A dental assistant’s worst nightmare

There are many practice scenarios that can send dental assistants scrambling, but few are worse than realizing the lab case has vanished just as the patient comes into the office. Here are a few tips to keep that from happening.

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Time and time again patients’ dental lab cases just vanish – simply disappear from the office. This problem almost always occurs the day the patient is scheduled to arrive, and the disappearance leaves the entire staff scrambling and in complete chaos at the last minute while they search for the lab case.

The problem I’ve found in various offices is that there is no set protocol and no dedicated people responsible for keeping track of and documenting lab cases as the cases enter and leave the practice. The key is to know at all times where patients’ lab cases are.

So how can your practice avoid the stress and headache of a lost lab case?

The strategies I suggest here help create a sense of accountability, which increases efficiency and productivity. Use these five practice management gems to implement a successful strategy and kiss the chronic problem of lost lab cases goodbye!

1. Know your dental practice management software – Software programs for dental practices are at the least able to track lab cases as they exit and return to the office. This is the most basic way to track lab cases, but this alone will not suffice.

2. Accountability – It is essential to assign one assistant and one front desk coordinator to lab cases. Together they will be responsible for the proper handling of all lab cases from start to finish. The responsibilities of each person can vary from practice to practice, mainly because some practices are understaffed and overworked, or the practice owner tends to run a high volume clinical practice environment.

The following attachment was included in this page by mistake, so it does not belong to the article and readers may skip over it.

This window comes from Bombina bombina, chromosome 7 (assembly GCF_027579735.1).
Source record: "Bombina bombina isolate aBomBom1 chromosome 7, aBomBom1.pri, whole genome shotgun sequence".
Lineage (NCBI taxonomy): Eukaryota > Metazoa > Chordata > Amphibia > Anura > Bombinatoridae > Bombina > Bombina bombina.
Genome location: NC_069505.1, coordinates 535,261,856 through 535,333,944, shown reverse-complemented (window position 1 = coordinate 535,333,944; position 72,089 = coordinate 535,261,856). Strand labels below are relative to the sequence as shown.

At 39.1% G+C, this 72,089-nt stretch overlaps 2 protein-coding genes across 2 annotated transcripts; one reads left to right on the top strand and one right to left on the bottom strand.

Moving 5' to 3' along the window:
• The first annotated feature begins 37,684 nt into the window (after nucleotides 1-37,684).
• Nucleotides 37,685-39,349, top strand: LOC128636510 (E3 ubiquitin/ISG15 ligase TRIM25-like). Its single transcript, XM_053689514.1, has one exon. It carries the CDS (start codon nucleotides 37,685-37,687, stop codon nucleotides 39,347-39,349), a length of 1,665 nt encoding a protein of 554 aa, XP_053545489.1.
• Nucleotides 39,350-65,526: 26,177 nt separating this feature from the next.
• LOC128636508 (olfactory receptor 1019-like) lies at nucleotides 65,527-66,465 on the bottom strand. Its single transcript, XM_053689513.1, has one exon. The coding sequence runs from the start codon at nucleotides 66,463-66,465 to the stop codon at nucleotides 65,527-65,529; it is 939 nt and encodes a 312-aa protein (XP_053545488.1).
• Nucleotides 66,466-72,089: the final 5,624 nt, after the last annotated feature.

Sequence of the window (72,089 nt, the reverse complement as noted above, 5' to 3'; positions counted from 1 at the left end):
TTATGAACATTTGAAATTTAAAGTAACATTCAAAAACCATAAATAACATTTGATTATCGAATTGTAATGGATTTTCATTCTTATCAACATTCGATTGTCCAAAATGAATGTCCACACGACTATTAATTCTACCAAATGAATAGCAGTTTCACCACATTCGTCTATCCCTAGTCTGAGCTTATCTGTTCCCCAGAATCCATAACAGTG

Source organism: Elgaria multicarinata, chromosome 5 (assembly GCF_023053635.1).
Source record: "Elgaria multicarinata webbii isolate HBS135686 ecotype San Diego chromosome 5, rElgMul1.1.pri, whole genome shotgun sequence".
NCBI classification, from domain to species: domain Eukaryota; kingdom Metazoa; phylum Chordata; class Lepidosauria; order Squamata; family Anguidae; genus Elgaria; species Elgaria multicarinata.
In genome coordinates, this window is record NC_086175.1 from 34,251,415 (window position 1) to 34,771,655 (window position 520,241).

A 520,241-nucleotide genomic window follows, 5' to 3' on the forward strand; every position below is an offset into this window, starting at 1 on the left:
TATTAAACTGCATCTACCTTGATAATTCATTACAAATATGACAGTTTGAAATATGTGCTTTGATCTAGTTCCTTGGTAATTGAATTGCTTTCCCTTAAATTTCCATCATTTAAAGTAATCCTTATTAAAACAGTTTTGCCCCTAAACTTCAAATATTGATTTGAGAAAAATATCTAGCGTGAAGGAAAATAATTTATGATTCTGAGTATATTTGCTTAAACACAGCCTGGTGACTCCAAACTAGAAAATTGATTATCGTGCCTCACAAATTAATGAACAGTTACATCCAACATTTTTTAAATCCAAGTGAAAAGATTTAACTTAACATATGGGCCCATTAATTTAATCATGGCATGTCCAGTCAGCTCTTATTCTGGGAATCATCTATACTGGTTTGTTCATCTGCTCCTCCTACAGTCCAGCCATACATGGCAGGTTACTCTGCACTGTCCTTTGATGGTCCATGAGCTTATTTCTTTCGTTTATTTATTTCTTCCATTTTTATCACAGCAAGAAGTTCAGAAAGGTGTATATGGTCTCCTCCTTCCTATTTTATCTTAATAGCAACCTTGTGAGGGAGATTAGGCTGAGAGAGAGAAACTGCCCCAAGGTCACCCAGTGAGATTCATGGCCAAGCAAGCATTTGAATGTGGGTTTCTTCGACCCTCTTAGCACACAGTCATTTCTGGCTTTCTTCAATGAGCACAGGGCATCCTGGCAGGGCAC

3. Documentation – The dental assistant should be responsible for documenting his or her preparation of the lab case, from writing up the lab slip and packaging the case, straight through to contacting the lab for pickup. The front desk coordinator should be responsible for documenting lab case information into the practice management software directly into the patient’s record, including exit and arrival dates. The front desk should also be responsible for proper scheduling, and allowing the lab time to process and fabricate the patient’s prosthesis.

4. Check your schedule – The entire staff should be fully aware of what’s booked in the schedule for the next few days, or even the next couple of weeks. Being prepared in advance will allow time for the office to track down the lab case in the event it doesn’t arrive at the practice on time.

Finally, and this most definitely should be a last resort –
5. Create an emergency protocol – This plan should be in place in case a patient arrives at the office before the staff has had a chance to check on the lab case and realize it’s vanished. Keep in mind that just one staff member can ruin the emergency protocol and make the situation seem worse than it is. If patients see the staff in a frenzy looking for their lab case, or worse the staff tells patients “we’re searching for it,” a bad situation can quickly become worse.

If a patient realizes his or her lab case is gone and the office staff has no idea where it is, you’ll definitely lose the patient’s confidence, and most importantly, trust. This will most likely lead to the patient never returning to your office for additional dental treatment.

Following these five suggestions will build both staff and patient confidence, and staff members will no longer dread the chaotic moment when they realize the lab case has vanished. The case will now be at their fingertips!

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Kyle L. Summerford is CEO and founder of Summerford Solutions, Inc., and editorial director of PennWell's Dental Assisting Digest e-newsletter. He runs a podcast series titled "The DDS Guru Podcast Series." He provides private business coaching for dentists. Mr. Summerford is a professional speaker focusing on topics such as increasing profits, staff etiquette training, and maximizing dental insurance benefits. He is a contributing author for Dental Economics, DentistryIQ, and Surgical-Restorative Resource. Visit his website at ddsguru.com, available to dentists and team members for educational purposes, or contact him by email at KyleLSummerford@gmail.com.

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